MOUNT GILEAD — The day was beautiful; the message somber.
Speaker Frank Hickman II reminded the several hundred gathered at Rivercliff Cemetery under sunny skies Monday afternoon what Memorial Day signifies. It is set aside to remember and honor men and women who have died while serving in the United States Armed Forces.
“This is a solemn celebration. Today we preserve their memory, their service and their sacrifice,” Hickman said.
Eighty-five men from Morrow County gave their lives in four wars — 29 in World War I, 43 in World War II, 5 in the Korean War and 8 in Vietnam. Pastor Jeff Canankamp read each of their names.
“They died to protect our freedoms across this country, including religious freedom and the right to assemble as we are today,” Hickman said. “We must keep their memory and their story alive.”
The Mount Gilead High School marching band played “Taps” and Boy Scout Troop 56 placed flowers on grave sites.
Hickman thanked all veterans at the ceremony and asked them to raise their hands to be acknowledged. He had a special thank you and “welcome home” for Vietnam veterans, recalling that they never got that kind of a welcome home when they returned.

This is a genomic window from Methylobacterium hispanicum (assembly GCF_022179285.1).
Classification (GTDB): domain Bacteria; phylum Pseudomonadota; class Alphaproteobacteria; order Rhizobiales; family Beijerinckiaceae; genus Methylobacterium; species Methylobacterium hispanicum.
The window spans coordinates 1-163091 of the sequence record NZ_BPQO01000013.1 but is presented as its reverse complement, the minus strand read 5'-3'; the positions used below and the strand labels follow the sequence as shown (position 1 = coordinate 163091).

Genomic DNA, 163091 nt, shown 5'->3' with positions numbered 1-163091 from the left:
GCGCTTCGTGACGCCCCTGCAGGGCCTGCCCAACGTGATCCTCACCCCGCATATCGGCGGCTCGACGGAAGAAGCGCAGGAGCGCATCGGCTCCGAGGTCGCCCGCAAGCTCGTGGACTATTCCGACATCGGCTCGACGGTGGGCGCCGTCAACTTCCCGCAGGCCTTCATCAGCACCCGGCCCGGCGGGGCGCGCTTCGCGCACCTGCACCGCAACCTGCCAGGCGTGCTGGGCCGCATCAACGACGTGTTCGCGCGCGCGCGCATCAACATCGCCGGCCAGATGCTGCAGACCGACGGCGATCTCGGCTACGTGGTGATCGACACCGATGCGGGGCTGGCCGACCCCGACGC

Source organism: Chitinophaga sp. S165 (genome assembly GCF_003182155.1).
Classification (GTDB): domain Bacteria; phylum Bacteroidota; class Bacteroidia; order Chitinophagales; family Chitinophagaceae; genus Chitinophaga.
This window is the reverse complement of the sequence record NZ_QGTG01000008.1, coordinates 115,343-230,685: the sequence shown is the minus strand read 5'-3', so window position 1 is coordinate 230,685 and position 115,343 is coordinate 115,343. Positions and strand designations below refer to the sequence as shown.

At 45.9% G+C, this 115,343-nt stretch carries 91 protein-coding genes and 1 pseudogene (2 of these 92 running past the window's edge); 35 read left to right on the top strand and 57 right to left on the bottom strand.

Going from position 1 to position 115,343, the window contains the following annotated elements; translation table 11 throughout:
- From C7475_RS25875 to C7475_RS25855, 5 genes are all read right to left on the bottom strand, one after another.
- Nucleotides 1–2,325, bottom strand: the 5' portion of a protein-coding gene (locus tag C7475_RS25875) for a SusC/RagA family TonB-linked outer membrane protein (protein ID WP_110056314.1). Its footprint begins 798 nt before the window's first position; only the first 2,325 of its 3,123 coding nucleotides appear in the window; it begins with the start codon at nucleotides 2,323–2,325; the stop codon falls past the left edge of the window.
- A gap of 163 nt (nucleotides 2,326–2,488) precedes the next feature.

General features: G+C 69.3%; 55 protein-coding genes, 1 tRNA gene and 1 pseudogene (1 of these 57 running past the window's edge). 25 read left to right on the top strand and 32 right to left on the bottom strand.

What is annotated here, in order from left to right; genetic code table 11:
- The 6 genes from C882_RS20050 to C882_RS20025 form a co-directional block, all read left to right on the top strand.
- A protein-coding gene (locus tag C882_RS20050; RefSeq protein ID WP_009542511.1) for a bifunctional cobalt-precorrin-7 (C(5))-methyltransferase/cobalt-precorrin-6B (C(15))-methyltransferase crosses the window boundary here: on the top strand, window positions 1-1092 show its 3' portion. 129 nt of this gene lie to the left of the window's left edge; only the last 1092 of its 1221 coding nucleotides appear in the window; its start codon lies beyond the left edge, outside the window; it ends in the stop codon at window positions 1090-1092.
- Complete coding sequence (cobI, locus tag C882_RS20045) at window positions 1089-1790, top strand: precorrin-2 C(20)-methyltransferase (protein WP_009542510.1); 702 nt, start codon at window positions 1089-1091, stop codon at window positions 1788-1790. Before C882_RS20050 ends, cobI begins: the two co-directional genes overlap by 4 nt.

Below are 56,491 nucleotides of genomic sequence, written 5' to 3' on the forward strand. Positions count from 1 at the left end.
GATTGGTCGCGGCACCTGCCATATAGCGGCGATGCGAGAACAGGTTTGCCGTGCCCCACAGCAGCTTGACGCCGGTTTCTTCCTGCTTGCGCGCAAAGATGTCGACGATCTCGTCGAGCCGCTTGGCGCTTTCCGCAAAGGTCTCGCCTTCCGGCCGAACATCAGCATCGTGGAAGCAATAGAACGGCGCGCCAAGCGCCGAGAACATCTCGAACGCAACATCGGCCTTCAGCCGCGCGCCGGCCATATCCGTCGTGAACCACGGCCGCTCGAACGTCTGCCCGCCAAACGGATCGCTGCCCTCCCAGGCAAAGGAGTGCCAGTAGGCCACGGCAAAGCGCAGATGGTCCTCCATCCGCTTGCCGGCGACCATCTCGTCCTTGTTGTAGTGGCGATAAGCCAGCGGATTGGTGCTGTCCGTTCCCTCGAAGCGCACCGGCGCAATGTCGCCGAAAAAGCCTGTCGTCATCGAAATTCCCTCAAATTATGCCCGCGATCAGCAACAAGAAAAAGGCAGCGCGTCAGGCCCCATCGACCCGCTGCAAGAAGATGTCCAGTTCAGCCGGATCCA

“There were 58,000 who didn’t come home from Vietnam. What would they ask of us?” he said.
In closing, Hickman, who served as a commissioned officer in the U.S. Army, told the crowd of the ultimate sacrifice made by those in all branches of service.
Hickman told the story of his uncle, who died at age 19 in a crash of a B-17 bomber. He also remembered his classmate, Phillip Moore, a U.S. Marine who died in Vietnam in 1967 at age 22.
“They gave the last full measure of their devotion. They gave their lives. Lest we forget.”
Many residents carried small American flags or wore other symbols of the Red, White and Blue like Maggie Broadwater and her daughter Morrigan.
Other communities including Marengo, Iberia, Cardington, Johnsville and others held ceremonies Monday.